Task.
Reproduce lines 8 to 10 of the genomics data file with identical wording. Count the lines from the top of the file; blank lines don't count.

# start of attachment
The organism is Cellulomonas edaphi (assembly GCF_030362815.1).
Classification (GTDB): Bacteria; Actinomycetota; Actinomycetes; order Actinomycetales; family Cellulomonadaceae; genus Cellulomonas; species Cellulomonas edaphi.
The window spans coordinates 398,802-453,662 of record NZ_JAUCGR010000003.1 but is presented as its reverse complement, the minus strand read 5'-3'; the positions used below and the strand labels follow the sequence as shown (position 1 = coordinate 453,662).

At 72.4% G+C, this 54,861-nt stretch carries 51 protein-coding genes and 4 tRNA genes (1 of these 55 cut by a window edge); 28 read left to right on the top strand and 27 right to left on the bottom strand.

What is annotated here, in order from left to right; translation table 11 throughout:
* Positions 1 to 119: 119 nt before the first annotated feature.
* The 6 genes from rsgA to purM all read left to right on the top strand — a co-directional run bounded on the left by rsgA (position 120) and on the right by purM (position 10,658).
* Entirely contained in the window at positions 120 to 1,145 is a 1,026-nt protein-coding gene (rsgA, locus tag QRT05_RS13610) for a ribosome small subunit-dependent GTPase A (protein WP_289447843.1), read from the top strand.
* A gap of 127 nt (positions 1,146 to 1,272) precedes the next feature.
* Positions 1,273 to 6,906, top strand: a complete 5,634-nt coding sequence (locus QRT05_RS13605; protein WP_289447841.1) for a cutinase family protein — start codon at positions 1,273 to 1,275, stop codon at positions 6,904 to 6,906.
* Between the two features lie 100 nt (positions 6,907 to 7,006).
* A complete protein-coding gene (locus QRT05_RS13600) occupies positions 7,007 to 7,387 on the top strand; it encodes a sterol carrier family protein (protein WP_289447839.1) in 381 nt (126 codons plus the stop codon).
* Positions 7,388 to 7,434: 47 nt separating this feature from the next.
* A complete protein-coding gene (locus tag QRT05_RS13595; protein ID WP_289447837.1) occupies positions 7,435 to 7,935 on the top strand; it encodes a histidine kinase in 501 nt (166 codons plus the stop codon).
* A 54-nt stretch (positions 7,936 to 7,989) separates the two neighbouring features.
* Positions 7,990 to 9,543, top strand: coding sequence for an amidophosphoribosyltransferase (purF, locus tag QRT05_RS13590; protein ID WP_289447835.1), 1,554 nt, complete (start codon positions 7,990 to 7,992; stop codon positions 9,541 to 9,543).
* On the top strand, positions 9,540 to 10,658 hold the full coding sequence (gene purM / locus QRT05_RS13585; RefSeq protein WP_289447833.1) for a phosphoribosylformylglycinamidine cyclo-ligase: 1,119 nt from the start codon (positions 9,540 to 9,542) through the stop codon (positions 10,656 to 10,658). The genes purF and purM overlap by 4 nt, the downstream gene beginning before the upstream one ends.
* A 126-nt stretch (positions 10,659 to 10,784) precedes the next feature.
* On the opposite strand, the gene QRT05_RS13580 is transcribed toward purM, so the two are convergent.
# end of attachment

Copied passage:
* Entirely contained in the window at positions 120 to 1,145 is a 1,026-nt protein-coding gene (rsgA, locus tag QRT05_RS13610) for a ribosome small subunit-dependent GTPase A (protein WP_289447843.1), read from the top strand.
* A gap of 127 nt (positions 1,146 to 1,272) precedes the next feature.
* Positions 1,273 to 6,906, top strand: a complete 5,634-nt coding sequence (locus QRT05_RS13605; protein WP_289447841.1) for a cutinase family protein — start codon at positions 1,273 to 1,275, stop codon at positions 6,904 to 6,906.